Cellulitis: How Long Does It Take To Heal The Legs?
Cellulitis is an infection of the deeper layers of the skin. It develops when bacteria enter through a cut, bite, or wound — including small cuts in cracked, dry skin. Common bacteria that live on the skin, Staphylococcus or Streptococcus, are the common causes. Although cellulitis can occur anywhere on the body, the most common location is the lower leg.
Arash Mostaghimi, a dermatologist at Brigham and Women’s Hospital and associate professor of medicine at Harvard Medical School, weighs in on new research that addresses important questions about how long it takes to heal completely.What are the symptoms of cellulitis?
The body’s natural immune response to this bacterial invasion causes a painful rash that appears red on lighter skin and dark purple on darker skin. The affected area may also be swollen and feel hot.How is cellulitis treated?
The usual treatment is five to 10 days of antibiotic pills. More severe cases may require intravenous antibiotics.How quickly do antibiotics help resolve cellulitis?
After starting antibiotic treatment, people usually notice improvement within a few days. However, the area may remain swollen, hot, and painful even after 10 days.
Does that mean antibiotic treatment is ineffective? Not necessarily, according to a recent study of people with lower leg cellulitis that describes the natural history of recovery stages after antibiotics.
“The healing process has two parts, so a full recovery takes longer than you think,” said Dr. Mostaghimi.
First, the antibiotics and your white blood cells work together to kill the bacteria. But your body’s resistance against bacteria can take a long time to shut down. As a result, this second stage of the healing process may include some residual symptoms, he explained.What did the study find?
The study included 247 people with mild to moderate cellulitis on the lower leg who received antibiotics for seven to 10 days. On the 10th day:
- Their swelling decreased by 50%, and the size of the affected area decreased by about 55%.
- A blood marker of inflammation, C-reactive protein, fell during treatment and reached near-normal levels in all participants.
- However, more than half continued to report discomfort in the affected leg, with 14% ranking their pain as 5 or more on a scale of 1 to 10.
This pattern of discomfort is not unusual, especially for leg infections, said Dr. Mostaghimi. While people are recovering from leg cellulitis, they are often advised to elevate the leg, which helps to relieve the swelling. (Putting a warm, wet washcloth on the area may also help.)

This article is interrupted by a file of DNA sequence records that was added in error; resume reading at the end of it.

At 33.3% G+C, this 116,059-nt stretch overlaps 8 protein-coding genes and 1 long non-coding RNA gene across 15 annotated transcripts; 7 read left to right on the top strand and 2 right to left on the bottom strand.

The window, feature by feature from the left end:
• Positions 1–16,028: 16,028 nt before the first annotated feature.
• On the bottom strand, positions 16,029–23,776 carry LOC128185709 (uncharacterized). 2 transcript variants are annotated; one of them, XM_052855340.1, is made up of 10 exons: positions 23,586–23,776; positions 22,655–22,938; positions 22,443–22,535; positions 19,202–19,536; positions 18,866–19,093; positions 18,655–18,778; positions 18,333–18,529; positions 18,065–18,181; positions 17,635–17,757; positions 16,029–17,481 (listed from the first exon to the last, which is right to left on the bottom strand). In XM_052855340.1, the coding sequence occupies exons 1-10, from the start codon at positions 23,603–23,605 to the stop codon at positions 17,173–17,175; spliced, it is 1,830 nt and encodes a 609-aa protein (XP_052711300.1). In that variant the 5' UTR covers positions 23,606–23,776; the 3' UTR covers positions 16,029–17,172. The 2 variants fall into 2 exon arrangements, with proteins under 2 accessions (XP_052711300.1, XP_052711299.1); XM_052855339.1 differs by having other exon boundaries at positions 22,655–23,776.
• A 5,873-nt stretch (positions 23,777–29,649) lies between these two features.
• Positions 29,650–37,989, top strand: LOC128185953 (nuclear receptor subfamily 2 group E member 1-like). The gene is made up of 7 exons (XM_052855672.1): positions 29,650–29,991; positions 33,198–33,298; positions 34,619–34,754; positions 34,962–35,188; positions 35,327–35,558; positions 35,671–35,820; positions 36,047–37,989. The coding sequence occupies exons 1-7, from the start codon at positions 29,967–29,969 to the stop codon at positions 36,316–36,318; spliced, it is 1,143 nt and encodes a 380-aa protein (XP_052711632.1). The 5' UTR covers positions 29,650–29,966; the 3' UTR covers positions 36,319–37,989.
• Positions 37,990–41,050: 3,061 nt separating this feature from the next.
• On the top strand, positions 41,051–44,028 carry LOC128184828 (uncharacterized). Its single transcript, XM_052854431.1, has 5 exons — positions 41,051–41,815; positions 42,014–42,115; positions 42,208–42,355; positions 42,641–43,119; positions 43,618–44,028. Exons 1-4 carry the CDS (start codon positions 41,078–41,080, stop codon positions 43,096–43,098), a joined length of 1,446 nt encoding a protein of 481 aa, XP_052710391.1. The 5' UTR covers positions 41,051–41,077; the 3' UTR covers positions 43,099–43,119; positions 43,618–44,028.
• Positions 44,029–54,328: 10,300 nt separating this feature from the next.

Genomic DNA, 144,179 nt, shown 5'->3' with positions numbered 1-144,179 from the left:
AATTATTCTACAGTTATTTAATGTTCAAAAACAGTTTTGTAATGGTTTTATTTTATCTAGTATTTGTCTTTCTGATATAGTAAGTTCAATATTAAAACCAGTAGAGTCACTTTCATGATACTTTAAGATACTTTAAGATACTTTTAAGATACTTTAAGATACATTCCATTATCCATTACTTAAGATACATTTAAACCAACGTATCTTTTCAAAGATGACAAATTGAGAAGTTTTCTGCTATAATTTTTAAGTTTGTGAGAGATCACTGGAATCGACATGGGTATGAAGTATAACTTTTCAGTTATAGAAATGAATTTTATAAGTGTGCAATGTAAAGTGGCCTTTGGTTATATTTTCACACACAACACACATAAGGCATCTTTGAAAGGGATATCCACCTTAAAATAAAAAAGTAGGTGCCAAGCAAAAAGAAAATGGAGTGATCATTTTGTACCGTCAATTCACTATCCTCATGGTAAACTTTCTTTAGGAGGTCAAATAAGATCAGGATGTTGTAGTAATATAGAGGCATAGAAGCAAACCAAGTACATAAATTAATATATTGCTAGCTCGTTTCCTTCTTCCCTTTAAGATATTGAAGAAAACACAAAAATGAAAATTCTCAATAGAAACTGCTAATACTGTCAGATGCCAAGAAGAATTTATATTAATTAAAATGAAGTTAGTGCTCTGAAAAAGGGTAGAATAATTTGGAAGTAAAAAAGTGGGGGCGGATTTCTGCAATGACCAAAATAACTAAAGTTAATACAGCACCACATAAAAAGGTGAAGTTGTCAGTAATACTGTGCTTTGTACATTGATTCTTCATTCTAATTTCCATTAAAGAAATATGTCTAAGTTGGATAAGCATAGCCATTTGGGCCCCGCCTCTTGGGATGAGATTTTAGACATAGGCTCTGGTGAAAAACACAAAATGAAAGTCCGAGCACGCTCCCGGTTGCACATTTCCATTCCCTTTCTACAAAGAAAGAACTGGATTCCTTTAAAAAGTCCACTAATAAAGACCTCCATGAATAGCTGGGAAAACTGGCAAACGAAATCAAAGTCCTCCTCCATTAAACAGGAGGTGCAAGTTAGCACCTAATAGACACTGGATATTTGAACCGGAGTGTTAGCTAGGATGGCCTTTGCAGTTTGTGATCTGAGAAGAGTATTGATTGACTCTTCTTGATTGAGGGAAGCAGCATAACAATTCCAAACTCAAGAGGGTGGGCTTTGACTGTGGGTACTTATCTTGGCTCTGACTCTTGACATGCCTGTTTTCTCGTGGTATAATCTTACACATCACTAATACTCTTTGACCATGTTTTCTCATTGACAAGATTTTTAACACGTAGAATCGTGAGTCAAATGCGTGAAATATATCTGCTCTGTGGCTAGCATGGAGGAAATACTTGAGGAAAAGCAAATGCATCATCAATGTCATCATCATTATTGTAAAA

But after they feel better and start walking more, the fluid returns to the legs. So it’s not surprising that the area may feel a little swollen and uncomfortable again once they get back up, she says.Who is most at risk of cellulitis?
Remember, cellulitis usually occurs when bacteria that normally reside on our skin are able to breach that shield to enter the body.
Some people who develop cellulitis have no obvious injury or damage to the skin to explain the infection, which can occur in people who are generally healthy. However, people with certain health problems are more prone to cellulitis. This includes people who are overweight or have diabetes, a weak immune system, poor circulation, or chronic edema (swollen limbs).
In addition, skin conditions such as eczema and athlete’s foot can create small cracks in the skin that make it easier for bacteria to penetrate deeper into the skin, Dr. Mostaghimi said. Scratching the bug bite until it bleeds is another possible introduction of bacteria.What happens if cellulitis is not treated?
Untreated cellulitis can be very serious. The rash may spread, be surrounded by blisters, and become more painful. Nearby lymph nodes may become tender and swollen, followed by fever and chills. Seek medical attention immediately if you experience these symptoms.The bottom line
“It’s important for people with leg cellulitis to realize that it may take a while after you finish your antibiotics to fully resolve all of your symptoms,” says Dr. Mostaghimi. You may feel better within a few days, but always finish all your prescription antibiotic pills. However, having residual symptoms when you’re done doesn’t mean you need another course of antibiotics or a different antibiotic, he says.